The following code is used when you have an external program that creates files in one of your system folders, and the files contain data of new sales orders that you need to load into Priority. It is assumed that the files to be loaded are named as follows: loadorder1201061355.load (where the number represents the date and time the file was created).

:DIR = '../../tmpDir';

SELECT SQL.TMPFILE INTO :ST6 FROM DUMMY;
SELECT SQL.TMPFILE INTO :MSG FROM DUMMY;

EXECUTE FILELIST :DIR,:ST6,:MSG;

/* In the linked file of the STACK6 table, you will find all files and folders under the 
input directory :DIR. */
LINK STACK6 TO :ST6;
GOTO 99 WHERE :RETVAL <= 0;

DECLARE NEWFILES CURSOR FOR
SELECT TOLOWER(NAME) 
FROM STACK6 
WHERE TOLOWER(NAME) LIKE ' loadorder*';

OPEN NEWFILES;
GOTO 90 WHERE :RETVAL <= 0;

:FILENAME = '';
:TOFILENAME = '../../system/load/Example.load';

LABEL 10;

FETCH NEWFILES INTO :FILENAME;
GOTO 85 WHERE :RETVAL <= 0;

:PATH = STRCAT(:DIR,'/',:FILENAME); /* now the variable :path holds the filename */

/* there are 2 options to execute the DBLOAD */

/* option 1: */
EXECUTE COPYFILE :PATH, :TOFILENAME;

/* here you need to make sure you define the load Example.load */
EXECUTE DBLOAD '-L', 'Example.load';

/* option 2: add two more parameters to the DBLOAD program; these parameters tell the 
DBLOAD program to load the file that comes after the -i option */
EXECUTE DBLOAD '-L', 'Example.load', -i, :PATH;

LOOP 10;
LABEL 85;
CLOSE NEWFILES;
LABEL 90;
UNLINK STACK6;
LABEL 99;

Running an External Application (WINAPP)

The WINAPP command allows you to run any application (.exe file) and to define parameters for it (e.g., a Priorityfield). The command must be included in an SQLI step of aPriority procedure and should have the following structure:

  • EXECUTE WINAPP
  • The full path in which the external program is located

    Note: In the web interface, the WINAPP command can only run external programs if they are located in the BIN.95 folder of the server.

  • The -w parameter (optional). This parameter causes WINAPP to wait until the external program is completed before returning to Priority.
  • The command that runs the application (i.e., the program name, with or without the .exe suffix)
  • Any desired parameter for the external program
  • Any Priority parameters that serve as input to the external program.

Strict attention must be paid to the proper punctuation in the command line (see examples below):

  • Use a comma ( , ) to separate command segments.
  • Record single quote marks ( ' ) before and after each command segment.
  • Add a semi-colon (; ) at the end of the command line.

Examples:

To run MS-Word:

EXECUTE WINAPP 'C:\Program Files\Microsoft Office\Office', 'WINWORD.EXE';

To open the tabula.inifile in Notepad and return to Priority only after Notepad is exited:

EXECUTE WINAPP 'C:\Windows', '-w','notepad','tabula.ini';

Executing Priority Commands from an External Application (WINRUN)

Using the WINRUN command, you can execute any Priority entity from the DOS command prompt. To do so, use the following syntax (parameters are explained below):

x:\priority\bin.95\winrun "" username password x:\priority\system\prep company -nbg ‑err errfile command arguments –var:VARA "first var value" –var:VARB "second var value"

  • x is the drive on which Priorityis located. If you are not running this command from the server, x is the network drive on whichPriority is located on the server.
  • The second parameter is two double quote marks ( " ).
  • company is the name of the Priority company in which you are executing the command.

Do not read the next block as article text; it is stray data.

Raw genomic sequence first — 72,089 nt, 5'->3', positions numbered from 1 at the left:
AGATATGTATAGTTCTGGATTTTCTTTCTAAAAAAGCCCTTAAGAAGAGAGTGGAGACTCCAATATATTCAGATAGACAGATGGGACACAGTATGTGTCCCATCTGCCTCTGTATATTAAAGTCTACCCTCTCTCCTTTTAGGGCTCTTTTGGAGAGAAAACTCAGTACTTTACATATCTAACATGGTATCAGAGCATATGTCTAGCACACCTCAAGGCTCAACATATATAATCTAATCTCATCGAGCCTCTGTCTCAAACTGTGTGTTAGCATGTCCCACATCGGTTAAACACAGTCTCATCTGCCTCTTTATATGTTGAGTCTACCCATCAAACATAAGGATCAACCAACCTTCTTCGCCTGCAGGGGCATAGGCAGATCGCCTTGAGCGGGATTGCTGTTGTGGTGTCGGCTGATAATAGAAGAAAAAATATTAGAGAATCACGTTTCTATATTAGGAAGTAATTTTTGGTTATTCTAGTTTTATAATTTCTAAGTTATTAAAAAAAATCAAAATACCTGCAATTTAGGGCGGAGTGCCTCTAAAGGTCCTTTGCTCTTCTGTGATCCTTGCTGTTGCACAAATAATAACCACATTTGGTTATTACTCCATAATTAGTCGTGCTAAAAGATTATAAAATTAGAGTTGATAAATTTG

• -nbg — Use this option if you want the entity to run in the foreground, rather than the background.
  • -err errfile — Use this option when executing a procedure using the WINPROC or WINACTIV commands if you want to have error messages sent to the specified error file instead of being displayed on screen.
  • The command that runs the entity (e.g., WINFORM, WINACTIV), followed by the argument(s) required for the specified command. For example:
    • To open a form, use the WINFORM command, where the argument is the internal name of the form to be opened.
    • To run a procedure or report, use the WINACTIV or WINPROC commands, where the first argument is either -P for a procedure or -R for a report that is run without an accompanying procedure, and the second argument is the internal name of the procedure/report.
    • To run an interface, use the INTERFACE command, where the first argument is the name of the interface and the second is the name of the temporary file in which to store load messages.
  • -var VARNAME "var value" —- Use this option when executing a procedure to input a variable for use by the procedure. To access this variable, the procedure must contain an :EXTERNAL.VARNAME variable that matches the specified VARNAME.

Notes:

  • The WINRUN command will run on the Priority installation referred to in the C:\Windows\tabula.ini file on the workstation from which the command is run. To work with a different tabula.ini file, add the command:
set TABULAINIORIG=xxx.ini

where xxx is the name of the file in question.

  • When executing the WINACTIV command with the -err errfile option, only preliminary messages will be written to the specified file (i.e., messages that are not generated by the procedure itself, but from preliminary programs, such as those that check for problems with your license and/or user privileges). Messages generated by the procedure during runtime are written to the ERRMSGS table. Messages are recorded to this table for the USER that executed the WINRUN command and with the TYPE = 'V'.

Examples:

In the following examples, ''Priority'' is installed on the server in the d drive, which is mapped on the workstation as drive p. The WINRUN command is run in the demo company for the tabula user, whose password is XYZabc1.

To open the Sales Orders form from the workstation:

p:\priority\bin.95\winrun "" tabula XYZabc1 p:\priority\system\prep demo 
WINFORM ORDERS

To run the Overnight Backflush-New Transact program from the server:

d:\priority\bin.95\winrun "" tabula XYZabc1 d:\priority\system\prep demo 
WINACTIV -P BACKFLUSH_ONNEW

To run the interface that loads sales orders from the server:

d:\priority\bin.95\winrun "" tabula XYZabc1 d:\priority\system\prep demo 
INTERFACE LOADORDERS d:\priority\tmp\messages.txt

Further Reading

Click for information on additional advanced programming tools.